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Prayer and meditation during the Lenten season can take many forms but for those who are more melodically inclined, sometimes praying with a beautiful song can be the beginning of a powerful moment of intimacy with the Lord. Consider praying with some of these songs throughout this season, and allowing their lyrics to challenge and inspire your Lenten journey. 

“Every Death” by Kings Kaleidoscope

“Maybe a cross is the bitter love I’m waitin’ on” 

This song offers a brief reflection on the desire for eternity that every human experiences. In our lifetimes of “not enough” where “every death is approaching,” there is something in our hearts that longs for more. In this Lenten season, as we turn our eyes to Jesus’ sacrifice on the cross, we are invited to let our deep longing be satisfied by him who asks us to “return to him with your whole heart, with fasting, weeping, and mourning” (Joel 2:12). 

“White as Snow” by Jon Foreman

“Would You create in me a clean heart, oh, God? / Restore in me the joy of Your salvation”

This song draws directly from the words of David recorded in Psalm 51 which we will pray as a Church on the first Sunday of Lent. Praying with this song can move you to a place of repentance, crying out for mercy and begging for a clean heart. This is a great song to pray with before or after the sacrament of reconciliation! 

“A Prayer” by Kings Kaleidoscope 

“You know, I died too / I was terrified / I gave myself for you”

This song captures the valleys of the human experience and Jesus’ meeting us in them through his suffering and death. The first portion of the song, sung in the first person, is a prayer of anguish, fear, doubt, despair and crying out to know where Jesus is in this desolation. The final verses of the song are a response sung from the perspective of Jesus — a promise that his suffering and death have brought him close to us in our own. 

*Please note there is an explicit version of this song.

“Pieces” by Amanda Cook

“You don’t give your heart in pieces”

Throughout this season, we reflect on the reality that the Lord holds nothing back in his love for us. He would not be content with abandoning us to the consequences of our sin. Instead, he gives his whole self in order to draw us back to him. As you meditate on the sacrifice of Christ, allow these words to guide your reflections on the extent of his love. 

“Come Let Us Worship And Bow Down” by Steffany Gretzinger 

“For He is our God / And  we are the people of his pasture” 

Anchored in themes found in Psalm 23 which we will pray on the fourth Sunday of Lent, this hymn is a call to give God what he is due: our worship. The images of sheep and shepherd used throughout invite us to reflect on not only the goodness of God but also his worthiness of our worship; and at the heart of worship is always sacrifice. Allow these simple lyrics to encourage you as you live out your Lenten sacrifices.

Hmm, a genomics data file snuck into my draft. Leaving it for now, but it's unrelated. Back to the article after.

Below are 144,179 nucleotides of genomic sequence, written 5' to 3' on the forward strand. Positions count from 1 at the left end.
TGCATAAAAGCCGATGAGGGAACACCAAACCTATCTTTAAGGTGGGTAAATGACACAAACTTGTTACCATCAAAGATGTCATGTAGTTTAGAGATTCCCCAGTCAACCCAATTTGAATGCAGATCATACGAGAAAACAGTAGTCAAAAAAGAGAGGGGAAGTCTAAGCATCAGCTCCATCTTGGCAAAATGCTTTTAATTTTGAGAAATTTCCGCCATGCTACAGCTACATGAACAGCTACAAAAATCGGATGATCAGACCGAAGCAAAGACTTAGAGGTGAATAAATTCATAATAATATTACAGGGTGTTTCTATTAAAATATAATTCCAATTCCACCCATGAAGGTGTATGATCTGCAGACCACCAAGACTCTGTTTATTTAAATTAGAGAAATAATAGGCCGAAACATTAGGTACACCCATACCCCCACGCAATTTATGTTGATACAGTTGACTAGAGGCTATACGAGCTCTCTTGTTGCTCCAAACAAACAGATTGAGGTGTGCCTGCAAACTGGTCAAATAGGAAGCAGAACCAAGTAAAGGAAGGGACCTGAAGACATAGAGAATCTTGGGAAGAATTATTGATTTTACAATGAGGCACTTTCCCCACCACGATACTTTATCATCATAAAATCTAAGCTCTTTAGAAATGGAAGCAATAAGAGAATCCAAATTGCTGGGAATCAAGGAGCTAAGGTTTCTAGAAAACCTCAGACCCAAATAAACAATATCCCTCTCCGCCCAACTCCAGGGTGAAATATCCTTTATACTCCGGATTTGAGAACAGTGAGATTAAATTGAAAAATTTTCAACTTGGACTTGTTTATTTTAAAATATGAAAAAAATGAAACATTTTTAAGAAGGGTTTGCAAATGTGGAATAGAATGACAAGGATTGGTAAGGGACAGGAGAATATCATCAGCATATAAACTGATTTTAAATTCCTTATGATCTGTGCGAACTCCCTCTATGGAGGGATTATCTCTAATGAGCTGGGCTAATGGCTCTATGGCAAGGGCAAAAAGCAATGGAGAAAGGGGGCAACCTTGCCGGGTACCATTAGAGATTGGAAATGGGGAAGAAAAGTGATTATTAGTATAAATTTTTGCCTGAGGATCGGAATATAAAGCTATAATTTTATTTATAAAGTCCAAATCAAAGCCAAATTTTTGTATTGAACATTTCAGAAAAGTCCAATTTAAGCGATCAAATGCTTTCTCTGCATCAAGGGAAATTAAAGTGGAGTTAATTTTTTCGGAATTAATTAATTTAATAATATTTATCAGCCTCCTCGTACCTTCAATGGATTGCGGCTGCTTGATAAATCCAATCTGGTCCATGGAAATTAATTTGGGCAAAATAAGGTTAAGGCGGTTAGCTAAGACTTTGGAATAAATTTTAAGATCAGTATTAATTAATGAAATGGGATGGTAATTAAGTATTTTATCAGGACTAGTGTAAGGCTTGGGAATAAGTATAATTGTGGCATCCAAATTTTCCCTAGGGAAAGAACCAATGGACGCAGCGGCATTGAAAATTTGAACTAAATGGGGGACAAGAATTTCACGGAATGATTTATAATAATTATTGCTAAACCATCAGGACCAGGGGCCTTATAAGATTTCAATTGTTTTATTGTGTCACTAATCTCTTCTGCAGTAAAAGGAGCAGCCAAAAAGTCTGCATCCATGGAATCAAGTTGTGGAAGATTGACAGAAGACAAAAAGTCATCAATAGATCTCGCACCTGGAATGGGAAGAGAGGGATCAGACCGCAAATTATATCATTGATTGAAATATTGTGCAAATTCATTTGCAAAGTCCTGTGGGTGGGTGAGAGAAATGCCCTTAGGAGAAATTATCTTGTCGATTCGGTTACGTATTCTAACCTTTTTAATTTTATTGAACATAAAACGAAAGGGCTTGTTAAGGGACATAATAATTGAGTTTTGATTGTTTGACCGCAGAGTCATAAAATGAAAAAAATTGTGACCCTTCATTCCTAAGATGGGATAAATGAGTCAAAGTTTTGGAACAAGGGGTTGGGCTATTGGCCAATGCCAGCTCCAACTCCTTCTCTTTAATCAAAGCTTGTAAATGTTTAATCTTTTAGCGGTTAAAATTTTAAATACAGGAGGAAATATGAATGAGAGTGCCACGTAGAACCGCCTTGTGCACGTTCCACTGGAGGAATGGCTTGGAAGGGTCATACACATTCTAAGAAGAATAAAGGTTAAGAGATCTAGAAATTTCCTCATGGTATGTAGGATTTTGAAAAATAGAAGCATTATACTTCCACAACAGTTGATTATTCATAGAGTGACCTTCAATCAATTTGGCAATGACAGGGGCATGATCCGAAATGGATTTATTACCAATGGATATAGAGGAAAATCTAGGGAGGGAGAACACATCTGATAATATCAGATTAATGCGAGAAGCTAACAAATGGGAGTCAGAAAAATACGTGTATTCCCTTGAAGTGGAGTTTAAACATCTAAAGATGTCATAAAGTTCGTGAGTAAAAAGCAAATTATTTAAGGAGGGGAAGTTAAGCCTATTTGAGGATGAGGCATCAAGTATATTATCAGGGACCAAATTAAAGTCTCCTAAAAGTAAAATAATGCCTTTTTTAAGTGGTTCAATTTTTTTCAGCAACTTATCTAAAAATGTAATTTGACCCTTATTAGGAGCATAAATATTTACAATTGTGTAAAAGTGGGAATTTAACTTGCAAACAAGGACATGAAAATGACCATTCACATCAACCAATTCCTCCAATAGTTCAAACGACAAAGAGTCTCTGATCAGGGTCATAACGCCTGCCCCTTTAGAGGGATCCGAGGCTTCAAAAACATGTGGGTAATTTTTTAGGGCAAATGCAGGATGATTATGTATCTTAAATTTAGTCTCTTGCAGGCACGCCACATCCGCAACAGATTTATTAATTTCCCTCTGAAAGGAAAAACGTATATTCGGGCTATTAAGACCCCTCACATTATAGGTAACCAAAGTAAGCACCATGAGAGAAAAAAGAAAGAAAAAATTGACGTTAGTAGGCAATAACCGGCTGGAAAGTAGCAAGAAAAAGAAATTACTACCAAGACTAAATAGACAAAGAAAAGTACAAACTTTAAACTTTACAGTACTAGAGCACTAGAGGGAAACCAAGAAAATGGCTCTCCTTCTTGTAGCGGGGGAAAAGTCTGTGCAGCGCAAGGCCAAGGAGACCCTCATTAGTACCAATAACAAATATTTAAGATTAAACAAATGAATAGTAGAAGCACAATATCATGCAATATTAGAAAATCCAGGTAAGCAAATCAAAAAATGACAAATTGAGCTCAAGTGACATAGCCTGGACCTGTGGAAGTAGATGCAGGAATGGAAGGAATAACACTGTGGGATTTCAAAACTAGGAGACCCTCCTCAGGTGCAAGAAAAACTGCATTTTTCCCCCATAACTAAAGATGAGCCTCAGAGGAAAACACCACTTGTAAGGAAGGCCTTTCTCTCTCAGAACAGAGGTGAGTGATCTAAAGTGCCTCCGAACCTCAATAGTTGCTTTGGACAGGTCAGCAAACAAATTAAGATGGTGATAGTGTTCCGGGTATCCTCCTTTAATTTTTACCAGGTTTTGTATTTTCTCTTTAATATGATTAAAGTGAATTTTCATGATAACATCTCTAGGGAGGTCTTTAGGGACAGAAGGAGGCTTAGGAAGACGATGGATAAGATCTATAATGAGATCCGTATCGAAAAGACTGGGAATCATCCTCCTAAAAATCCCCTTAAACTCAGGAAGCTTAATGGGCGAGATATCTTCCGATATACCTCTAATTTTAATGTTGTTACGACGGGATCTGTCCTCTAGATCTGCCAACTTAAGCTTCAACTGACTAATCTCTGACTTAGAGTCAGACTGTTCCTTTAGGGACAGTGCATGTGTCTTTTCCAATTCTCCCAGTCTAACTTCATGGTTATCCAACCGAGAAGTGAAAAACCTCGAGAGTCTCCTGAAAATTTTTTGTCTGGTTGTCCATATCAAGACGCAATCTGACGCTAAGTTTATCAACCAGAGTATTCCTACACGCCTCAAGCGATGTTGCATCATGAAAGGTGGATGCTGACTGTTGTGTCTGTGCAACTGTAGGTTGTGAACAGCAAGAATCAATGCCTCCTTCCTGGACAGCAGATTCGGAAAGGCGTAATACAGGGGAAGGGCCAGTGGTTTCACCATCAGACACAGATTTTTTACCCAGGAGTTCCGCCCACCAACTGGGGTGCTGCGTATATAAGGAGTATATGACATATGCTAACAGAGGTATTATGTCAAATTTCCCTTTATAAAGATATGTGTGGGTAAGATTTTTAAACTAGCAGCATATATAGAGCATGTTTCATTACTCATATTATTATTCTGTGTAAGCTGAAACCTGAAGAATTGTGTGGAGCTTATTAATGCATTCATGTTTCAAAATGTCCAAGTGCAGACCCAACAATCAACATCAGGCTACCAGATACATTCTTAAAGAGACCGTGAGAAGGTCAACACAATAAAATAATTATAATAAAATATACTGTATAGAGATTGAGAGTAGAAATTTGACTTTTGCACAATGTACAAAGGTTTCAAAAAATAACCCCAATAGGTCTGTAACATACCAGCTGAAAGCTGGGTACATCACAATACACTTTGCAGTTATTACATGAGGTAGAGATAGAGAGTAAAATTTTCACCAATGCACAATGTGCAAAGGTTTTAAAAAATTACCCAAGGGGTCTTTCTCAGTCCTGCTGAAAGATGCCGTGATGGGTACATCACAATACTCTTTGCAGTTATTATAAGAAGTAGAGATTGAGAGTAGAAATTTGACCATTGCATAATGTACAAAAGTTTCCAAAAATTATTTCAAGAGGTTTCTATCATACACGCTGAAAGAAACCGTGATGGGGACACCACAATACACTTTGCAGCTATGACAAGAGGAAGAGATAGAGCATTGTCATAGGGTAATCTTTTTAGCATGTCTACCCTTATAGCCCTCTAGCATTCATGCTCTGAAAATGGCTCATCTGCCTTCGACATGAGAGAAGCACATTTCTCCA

“Remember What It Cost” by JUDAH., Aodhan King  

“Here I am so undeserving / But You made me worthy to draw near to His feet”

With reflections on the agony in the garden, the heaviness of the cross and the Father’s perspective of the crucifixion, this song offers beautiful lyrics to pray with throughout Lent, but especially during Holy Week. Allow this song to help you to truly “remember what it cost” for you to be saved from the consequence of sin by Jesus’ sacrifice on the cross.    

“The Cross Made the Change” by Common Hymnal, Justin Grey 

“Nobody thought that this Son of sorrow / Would be broken for love, to fix our tomorrows” 

This song may be most fitting towards the end of the Lenten season, or even early in the Easter season, as it looks at the cross from a place of gratitude and joy. Allow these lyrics to be a source of hope as you journey through the desert of Lent with Jesus.

“Thanks Be To God” by Jon Foreman 

“I love the truth, I’ve seen the light / But the shadow inside is still alive”

Throughout Lent, we are challenged to confront the reality of sin and its consequences in our lives. Left to ourselves, we are helpless in the fight against temptation and sin. Yet the good news proclaimed throughout Lent is that God delivers, Christ sets free. This song is an invitation to embrace that tension that though we are sinners, we have a deliverer. 

“Graves Into Gardens” by Brandon Lake 

“You turn shame into glory / You’re the only one who can”

While this season can often seem dreary or melancholic, it prepares us for great victory: the resurrection of Jesus. This song is a beautiful reflection on that victory — our shame, our sin and our brokenness is all met with the love of a Savior who turns our death into life; our graves into gardens.  


“You grow your roses on my barren soul”

The most enduring prayer of Lent might very well be a question: “Who am I to be loved by you?” Who are we to be pursued, tenderly cared for and sacrificially saved by the God of the universe? Yet, he looks on us with love and invites us into new life with him. Spend time praying with that question and recalling the goodness of God through the lyrics of this song.